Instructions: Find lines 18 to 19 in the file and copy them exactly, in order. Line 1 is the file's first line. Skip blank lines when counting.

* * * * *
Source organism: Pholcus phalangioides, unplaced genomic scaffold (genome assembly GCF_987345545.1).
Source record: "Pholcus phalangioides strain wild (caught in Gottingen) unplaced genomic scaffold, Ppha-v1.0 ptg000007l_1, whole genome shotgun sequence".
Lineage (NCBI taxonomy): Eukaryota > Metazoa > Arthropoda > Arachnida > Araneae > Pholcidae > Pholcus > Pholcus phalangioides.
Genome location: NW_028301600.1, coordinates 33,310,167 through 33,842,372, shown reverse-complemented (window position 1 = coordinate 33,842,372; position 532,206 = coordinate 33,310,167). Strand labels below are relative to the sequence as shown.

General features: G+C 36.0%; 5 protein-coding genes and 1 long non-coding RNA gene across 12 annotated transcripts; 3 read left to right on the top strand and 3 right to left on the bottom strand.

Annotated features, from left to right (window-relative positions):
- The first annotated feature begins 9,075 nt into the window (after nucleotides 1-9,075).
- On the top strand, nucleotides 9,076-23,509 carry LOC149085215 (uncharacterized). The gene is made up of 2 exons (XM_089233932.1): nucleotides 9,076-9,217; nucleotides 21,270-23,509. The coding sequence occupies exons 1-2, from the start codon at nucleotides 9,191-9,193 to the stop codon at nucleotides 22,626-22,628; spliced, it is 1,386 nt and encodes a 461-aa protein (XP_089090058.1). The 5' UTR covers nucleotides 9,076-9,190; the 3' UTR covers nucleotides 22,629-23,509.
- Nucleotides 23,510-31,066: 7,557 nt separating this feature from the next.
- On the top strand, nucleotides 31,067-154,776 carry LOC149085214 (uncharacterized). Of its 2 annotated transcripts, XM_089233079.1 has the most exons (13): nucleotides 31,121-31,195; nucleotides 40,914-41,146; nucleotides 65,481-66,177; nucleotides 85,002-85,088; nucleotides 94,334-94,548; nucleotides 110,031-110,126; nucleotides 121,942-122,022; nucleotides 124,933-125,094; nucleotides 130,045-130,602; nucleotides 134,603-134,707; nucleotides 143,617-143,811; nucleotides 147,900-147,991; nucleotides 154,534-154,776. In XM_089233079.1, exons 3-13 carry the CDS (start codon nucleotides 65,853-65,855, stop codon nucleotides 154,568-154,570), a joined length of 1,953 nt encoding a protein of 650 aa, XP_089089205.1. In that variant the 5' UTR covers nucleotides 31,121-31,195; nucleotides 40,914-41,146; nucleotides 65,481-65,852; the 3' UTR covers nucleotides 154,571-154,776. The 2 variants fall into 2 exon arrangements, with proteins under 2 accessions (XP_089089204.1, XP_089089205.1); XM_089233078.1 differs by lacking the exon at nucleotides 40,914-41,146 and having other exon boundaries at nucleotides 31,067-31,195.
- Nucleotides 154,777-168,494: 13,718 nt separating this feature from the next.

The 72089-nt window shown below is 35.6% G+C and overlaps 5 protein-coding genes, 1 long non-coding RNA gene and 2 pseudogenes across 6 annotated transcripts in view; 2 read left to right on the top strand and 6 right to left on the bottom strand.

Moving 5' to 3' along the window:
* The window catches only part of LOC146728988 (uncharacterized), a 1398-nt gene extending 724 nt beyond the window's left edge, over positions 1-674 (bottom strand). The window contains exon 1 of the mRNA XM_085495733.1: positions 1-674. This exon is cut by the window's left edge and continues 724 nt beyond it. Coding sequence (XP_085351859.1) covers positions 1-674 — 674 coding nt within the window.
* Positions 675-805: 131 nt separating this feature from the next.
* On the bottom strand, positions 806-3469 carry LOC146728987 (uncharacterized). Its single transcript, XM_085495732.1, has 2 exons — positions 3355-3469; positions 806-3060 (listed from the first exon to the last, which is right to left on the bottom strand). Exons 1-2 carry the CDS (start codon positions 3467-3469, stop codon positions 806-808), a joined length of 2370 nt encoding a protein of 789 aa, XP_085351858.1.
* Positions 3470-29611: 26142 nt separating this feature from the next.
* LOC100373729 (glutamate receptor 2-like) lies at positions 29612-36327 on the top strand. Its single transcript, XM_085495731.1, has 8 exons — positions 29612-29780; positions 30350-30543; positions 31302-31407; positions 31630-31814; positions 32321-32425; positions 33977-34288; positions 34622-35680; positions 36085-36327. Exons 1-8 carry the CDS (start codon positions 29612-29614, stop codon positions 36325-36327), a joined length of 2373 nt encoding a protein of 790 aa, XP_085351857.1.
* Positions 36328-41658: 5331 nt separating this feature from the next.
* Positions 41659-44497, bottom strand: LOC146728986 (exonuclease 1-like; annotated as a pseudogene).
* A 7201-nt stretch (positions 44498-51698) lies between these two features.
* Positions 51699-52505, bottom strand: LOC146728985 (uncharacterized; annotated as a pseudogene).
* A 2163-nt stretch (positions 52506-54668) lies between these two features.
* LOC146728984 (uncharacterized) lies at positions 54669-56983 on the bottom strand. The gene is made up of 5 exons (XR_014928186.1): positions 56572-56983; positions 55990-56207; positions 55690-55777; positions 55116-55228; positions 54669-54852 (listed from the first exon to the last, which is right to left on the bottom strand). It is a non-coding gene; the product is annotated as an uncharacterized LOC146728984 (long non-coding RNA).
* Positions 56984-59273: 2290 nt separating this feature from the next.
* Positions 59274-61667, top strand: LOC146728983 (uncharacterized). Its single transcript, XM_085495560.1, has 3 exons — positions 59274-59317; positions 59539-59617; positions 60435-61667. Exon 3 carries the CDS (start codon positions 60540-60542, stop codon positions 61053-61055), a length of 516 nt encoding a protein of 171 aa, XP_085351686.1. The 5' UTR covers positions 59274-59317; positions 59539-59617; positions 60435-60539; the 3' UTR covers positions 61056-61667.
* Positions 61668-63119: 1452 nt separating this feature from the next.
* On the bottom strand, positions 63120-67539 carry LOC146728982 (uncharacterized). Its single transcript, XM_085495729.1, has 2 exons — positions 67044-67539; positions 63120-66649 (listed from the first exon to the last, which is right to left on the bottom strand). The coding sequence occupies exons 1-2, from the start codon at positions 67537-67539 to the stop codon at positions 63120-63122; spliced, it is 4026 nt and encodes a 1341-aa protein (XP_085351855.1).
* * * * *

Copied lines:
* LOC100373729 (glutamate receptor 2-like) lies at positions 29612-36327 on the top strand. Its single transcript, XM_085495731.1, has 8 exons — positions 29612-29780; positions 30350-30543; positions 31302-31407; positions 31630-31814; positions 32321-32425; positions 33977-34288; positions 34622-35680; positions 36085-36327. Exons 1-8 carry the CDS (start codon positions 29612-29614, stop codon positions 36325-36327), a joined length of 2373 nt encoding a protein of 790 aa, XP_085351857.1.
* Positions 36328-41658: 5331 nt separating this feature from the next.